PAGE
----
A2B does not appear to be activated at circulating normal levels of adenosine (between 30uM and 300uM estimate), although it can be activated at higher concentrations. This may implicate A2B at pathological levels of adenosine but may not be relevant to normal human levels.
The A3 subset also contributes to sedative effects in a similar fashion to A1, although weaker. A3 has a KD approaching 80uM and thus isn't likely to be of much practical significance relative to caffeine usage due to its low activity.
Adenosine receptors are upregulated by 20% in response to chronic caffeine intake, although binding efficacy and the post-translational effects of adenosine antagonism are not altered in chronic vs. naive mice subject to caffeine. The receptors may also become sensitive to adenosine agonism, as assessed by human platelet A2A. Following this, adenosine levels circulating in the body may also increase following chronic caffeine ingestion in rats.
The 'primary', or at least most popular, mechanism of action due to the wakefulness effect. Its effects also induce changes in Acetylcholine and Dopamine systems, and interact with the Serotonergic system. The actual effects of adenosine blockade do not disappear with tolerance, but may be diminished by opposing reactions through adenosine and new receptors.
The protein content of corticol 5HT1 and 5HT2 receptors (responsive to serotonin) are increased by 26-30% in response to chronic caffeine intake. Additionally, brain levels of serotonin itself may increase. One study in rats fed 30mg/kg bodyweight caffeine, for acute tolerance, noted increased brain levels of 5-HTP (serotonin precursor) and 5-HIAA (serotonin metabolite) and that the increase in serotonin may be more significant in obese mice relative to lean, despite occurring in both. Tryptophan levels are also increased in the brain during caffeine usage.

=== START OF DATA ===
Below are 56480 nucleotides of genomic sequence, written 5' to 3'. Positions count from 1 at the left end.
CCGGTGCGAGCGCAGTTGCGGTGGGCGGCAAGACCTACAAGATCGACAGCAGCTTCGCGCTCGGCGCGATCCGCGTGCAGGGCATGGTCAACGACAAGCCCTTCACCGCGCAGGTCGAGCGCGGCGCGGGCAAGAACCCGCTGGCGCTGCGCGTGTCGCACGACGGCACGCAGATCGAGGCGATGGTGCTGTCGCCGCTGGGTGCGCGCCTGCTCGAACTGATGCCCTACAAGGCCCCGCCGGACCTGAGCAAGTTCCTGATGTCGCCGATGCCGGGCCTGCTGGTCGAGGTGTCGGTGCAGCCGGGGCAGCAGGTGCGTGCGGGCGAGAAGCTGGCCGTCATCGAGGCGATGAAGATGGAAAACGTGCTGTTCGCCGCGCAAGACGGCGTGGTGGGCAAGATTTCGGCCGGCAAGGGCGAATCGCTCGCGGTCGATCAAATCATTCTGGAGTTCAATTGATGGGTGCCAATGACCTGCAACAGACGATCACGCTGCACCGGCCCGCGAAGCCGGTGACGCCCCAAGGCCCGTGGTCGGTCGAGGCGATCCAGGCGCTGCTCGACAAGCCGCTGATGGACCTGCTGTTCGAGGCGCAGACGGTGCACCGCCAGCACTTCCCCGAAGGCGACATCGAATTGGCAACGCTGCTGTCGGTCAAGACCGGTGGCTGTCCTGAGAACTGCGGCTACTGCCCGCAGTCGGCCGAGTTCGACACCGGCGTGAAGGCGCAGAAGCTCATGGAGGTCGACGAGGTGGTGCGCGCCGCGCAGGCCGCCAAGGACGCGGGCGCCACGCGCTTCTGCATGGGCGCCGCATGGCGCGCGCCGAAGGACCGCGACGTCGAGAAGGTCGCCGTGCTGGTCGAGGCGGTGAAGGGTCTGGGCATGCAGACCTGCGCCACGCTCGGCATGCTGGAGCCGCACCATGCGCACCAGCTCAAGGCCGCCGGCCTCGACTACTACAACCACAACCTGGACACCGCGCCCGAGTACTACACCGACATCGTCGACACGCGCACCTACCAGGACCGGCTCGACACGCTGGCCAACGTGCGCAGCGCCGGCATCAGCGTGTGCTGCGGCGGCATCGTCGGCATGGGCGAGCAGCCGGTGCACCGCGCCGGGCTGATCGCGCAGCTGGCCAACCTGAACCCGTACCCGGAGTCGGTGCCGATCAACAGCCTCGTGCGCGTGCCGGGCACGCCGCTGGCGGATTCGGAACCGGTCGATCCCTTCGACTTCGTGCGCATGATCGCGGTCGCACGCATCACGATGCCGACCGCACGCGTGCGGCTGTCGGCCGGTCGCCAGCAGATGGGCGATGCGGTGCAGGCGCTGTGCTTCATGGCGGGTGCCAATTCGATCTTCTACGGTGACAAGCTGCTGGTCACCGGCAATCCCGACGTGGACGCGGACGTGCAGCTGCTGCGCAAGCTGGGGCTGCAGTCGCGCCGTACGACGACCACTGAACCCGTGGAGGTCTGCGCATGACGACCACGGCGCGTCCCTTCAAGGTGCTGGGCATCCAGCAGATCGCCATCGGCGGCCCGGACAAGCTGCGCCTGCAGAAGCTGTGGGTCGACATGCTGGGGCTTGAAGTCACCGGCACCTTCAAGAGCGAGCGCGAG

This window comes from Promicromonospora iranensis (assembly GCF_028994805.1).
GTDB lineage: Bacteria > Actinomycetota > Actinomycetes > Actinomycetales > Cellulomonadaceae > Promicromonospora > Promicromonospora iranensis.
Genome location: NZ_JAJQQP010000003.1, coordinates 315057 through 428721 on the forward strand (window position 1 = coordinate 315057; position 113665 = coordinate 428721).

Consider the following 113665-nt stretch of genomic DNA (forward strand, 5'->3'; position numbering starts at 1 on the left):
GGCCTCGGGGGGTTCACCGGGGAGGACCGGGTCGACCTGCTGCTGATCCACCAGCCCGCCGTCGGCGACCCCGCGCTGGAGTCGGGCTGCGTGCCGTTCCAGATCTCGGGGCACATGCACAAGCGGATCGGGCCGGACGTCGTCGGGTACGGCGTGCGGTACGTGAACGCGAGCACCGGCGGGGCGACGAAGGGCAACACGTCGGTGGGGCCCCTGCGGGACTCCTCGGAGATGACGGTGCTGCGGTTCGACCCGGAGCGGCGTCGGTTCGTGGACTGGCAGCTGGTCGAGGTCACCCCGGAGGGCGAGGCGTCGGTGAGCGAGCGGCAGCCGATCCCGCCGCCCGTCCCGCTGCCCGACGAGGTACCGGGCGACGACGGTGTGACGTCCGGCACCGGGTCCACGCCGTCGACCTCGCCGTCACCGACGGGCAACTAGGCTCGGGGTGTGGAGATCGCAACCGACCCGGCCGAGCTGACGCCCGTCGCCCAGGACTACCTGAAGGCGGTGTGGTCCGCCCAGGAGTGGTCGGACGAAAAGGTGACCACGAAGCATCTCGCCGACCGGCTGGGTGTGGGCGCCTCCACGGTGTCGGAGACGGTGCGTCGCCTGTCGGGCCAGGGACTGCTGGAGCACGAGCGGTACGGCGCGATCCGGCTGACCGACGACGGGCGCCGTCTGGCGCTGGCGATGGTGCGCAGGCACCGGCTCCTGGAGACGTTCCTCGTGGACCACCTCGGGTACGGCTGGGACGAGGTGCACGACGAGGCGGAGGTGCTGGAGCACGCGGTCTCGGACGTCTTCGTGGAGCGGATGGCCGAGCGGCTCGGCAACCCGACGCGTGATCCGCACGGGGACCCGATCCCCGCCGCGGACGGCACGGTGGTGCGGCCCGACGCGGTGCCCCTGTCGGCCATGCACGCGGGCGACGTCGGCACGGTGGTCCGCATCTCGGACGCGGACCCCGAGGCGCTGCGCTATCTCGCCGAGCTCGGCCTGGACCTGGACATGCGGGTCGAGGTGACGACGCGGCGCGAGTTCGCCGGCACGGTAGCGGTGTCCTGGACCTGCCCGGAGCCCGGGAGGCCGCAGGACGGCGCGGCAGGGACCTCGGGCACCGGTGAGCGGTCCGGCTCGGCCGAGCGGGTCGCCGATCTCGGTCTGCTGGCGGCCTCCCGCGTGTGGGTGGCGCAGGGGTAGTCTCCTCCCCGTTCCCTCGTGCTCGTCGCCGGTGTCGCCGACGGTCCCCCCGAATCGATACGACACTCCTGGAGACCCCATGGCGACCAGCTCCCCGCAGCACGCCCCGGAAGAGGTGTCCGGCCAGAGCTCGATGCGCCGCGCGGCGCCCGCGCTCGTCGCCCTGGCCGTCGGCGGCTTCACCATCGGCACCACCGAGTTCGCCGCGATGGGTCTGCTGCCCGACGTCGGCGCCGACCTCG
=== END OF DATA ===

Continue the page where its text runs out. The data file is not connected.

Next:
Serotonin appears to be increased with caffeine ingestion via adenosine receptor antagonism. This is seen since caffeine is a non-selective antagonist, as selective antagonism of A2 subsets reduce serotonin levels.
The serotonergic system may interact with the analgesic (painkilling) effects of caffeine, which primarily works via caffeine's adenosine antagonism.
Cessation of caffeine is associated with a transient decline in brain serotonin levels, which is associated with temporary memory impairment. This decrease in brain serotonin may be through adaptations in neurons to reduce serotonin synthesis, as cessation of caffeine is associated with reduced serotonin but not reduced tryptophan. As tryptophan was not reduced but 5-HTP was, the intermediate enzyme (tryptophan hydroxylase) appears to be downregulated; this can theoretically be bypassed with 5-HTP supplementation.
Serotonin (5-HT) and its related compounds (5-HTP, 5-HIAA) all seem to be elevated during chronic caffeine usage, and a short deficiency exists after caffeine cessation due to (plausible) downregulation of tryptophan hydroxylase.
Increases in adrenaline appear to be independent of the adenosine receptors, and instead are mediated by adrenergic receptors.
Acutely, caffeine ingestion increases adrenaline and noradrenaline levels in the body of persons who consume it. This increase seems to be fairly dose dependent.
Chronic caffeine ingestion is able to downregulate (reduce) the amount of beta-adrenergic receptors in the brain by up to 25% in some areas. This effect in independent of adenosine antagonism. Caffeine, chronically, has also been shown to decrease circulating catecholamine levels and prevent against diet-induced insulin resistance in rats and prolonged caffeine usage at the same dose causes a lessening of adrenergic (adrenaline-mediated) effects in humans, not just those induced by caffeine.
Seemingly opposite effects with acute and chronic caffeine usage, possibly mediated through changing receptor content.
Caffeine has been implicated in increasing glutamate release in the shell of the nuclear accumbens in naive rats, theoretically downstream of adenosine A1 receptor antagonism and via NMDA receptors.
NMDA activation does not appear to be a factor in caffeine-induced locomotion.
Caffeine injections into rats can dose dependently increases acetylcholine level in the medial pre-frontal cortex. This has occurred in the hippocampus, and appears to be secondary thorugh either adenosine A1 antagonism or A2A agonism although blocking the A2A receptor does not abolish the effects of caffeine on acetylcholine release.